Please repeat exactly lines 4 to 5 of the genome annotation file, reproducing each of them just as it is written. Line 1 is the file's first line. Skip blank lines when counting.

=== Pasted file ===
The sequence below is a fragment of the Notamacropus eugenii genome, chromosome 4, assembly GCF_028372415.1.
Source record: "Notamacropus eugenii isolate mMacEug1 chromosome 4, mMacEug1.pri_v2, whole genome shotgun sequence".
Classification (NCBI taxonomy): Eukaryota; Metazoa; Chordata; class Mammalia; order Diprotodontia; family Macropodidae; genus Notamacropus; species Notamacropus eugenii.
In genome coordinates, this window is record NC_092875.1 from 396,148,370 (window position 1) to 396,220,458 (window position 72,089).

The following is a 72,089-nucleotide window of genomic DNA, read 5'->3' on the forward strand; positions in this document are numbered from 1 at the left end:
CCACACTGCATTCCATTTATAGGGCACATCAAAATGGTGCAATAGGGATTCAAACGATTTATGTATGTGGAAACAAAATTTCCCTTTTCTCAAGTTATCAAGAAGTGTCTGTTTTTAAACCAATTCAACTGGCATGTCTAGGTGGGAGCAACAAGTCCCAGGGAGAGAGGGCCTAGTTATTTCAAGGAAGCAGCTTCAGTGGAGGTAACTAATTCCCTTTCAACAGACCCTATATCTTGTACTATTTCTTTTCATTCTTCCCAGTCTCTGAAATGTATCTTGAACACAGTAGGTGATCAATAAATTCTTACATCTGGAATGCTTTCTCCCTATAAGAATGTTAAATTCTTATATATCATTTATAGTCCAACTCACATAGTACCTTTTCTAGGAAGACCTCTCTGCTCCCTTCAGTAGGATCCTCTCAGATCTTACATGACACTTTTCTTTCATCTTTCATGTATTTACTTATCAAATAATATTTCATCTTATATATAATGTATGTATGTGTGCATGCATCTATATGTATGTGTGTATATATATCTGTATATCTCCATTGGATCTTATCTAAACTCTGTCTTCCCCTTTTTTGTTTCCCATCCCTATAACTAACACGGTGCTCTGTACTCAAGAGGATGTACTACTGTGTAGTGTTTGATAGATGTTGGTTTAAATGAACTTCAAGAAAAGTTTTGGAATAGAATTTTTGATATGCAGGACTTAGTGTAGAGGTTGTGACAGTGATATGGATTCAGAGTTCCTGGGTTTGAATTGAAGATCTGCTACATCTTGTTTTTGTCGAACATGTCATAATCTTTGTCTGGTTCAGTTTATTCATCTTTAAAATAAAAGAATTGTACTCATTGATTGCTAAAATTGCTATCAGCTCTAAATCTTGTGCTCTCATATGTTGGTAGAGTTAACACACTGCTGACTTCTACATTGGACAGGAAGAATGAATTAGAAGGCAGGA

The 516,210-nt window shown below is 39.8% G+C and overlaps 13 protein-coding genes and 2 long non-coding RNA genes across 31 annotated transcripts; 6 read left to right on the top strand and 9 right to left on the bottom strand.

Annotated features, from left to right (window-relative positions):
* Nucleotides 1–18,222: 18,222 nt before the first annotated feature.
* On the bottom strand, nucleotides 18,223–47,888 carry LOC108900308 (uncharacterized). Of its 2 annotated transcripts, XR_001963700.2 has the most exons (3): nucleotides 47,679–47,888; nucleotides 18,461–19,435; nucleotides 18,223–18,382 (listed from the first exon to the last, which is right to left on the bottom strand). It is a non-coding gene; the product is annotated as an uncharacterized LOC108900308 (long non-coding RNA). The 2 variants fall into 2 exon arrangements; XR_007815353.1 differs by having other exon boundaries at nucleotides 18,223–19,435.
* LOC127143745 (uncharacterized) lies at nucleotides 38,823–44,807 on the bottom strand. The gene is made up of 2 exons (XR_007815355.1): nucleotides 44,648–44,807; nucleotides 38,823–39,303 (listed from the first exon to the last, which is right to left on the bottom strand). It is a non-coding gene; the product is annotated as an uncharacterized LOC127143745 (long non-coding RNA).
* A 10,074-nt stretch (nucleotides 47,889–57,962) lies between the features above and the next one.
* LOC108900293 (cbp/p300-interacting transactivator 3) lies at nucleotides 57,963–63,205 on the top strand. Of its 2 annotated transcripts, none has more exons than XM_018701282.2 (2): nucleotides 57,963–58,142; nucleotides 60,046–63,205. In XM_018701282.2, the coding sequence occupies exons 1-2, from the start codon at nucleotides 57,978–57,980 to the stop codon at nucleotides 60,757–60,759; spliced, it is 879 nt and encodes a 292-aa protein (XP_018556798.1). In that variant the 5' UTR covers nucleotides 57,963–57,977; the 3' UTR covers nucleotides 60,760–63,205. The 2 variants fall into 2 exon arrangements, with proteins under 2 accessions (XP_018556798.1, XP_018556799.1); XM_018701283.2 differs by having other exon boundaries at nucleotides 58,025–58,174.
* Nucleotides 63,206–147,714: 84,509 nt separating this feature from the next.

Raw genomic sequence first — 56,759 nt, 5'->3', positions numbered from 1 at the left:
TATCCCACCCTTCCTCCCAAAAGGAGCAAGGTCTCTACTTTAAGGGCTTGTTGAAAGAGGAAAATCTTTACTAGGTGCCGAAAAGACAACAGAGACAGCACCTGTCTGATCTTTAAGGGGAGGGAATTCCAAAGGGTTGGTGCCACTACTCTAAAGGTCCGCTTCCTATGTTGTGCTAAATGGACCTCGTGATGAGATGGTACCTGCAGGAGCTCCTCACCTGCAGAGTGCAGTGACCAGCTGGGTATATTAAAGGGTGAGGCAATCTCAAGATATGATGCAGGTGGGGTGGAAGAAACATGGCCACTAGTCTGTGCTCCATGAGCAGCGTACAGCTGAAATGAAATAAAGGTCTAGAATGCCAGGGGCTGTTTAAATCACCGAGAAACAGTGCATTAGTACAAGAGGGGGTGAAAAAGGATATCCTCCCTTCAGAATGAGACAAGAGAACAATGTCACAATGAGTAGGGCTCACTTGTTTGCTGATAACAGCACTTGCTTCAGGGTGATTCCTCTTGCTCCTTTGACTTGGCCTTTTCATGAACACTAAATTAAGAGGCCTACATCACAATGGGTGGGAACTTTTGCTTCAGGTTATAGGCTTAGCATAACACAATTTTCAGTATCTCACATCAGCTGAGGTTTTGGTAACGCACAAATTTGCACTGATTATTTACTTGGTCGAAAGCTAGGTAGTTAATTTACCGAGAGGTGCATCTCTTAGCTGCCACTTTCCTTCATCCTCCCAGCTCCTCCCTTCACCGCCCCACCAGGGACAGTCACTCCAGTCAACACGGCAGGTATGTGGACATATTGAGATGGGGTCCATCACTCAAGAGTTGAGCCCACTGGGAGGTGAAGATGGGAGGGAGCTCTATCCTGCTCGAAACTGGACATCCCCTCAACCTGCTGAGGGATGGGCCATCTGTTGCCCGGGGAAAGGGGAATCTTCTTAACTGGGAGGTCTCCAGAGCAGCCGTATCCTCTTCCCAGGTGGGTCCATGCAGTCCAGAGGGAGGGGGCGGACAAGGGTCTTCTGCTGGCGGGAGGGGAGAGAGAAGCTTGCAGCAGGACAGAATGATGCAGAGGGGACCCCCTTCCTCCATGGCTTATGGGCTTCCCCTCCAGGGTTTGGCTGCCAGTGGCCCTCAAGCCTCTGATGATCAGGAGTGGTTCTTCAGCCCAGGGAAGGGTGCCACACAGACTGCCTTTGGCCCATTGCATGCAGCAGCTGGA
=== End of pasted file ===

In genome coordinates, this window is record NC_092875.1 from 396,148,370 (window position 1) to 396,220,458 (window position 72,089).

The following is a 72,089-nucleotide window of genomic DNA, read 5'->3' on the forward strand; positions in this document are numbered from 1 at the left end: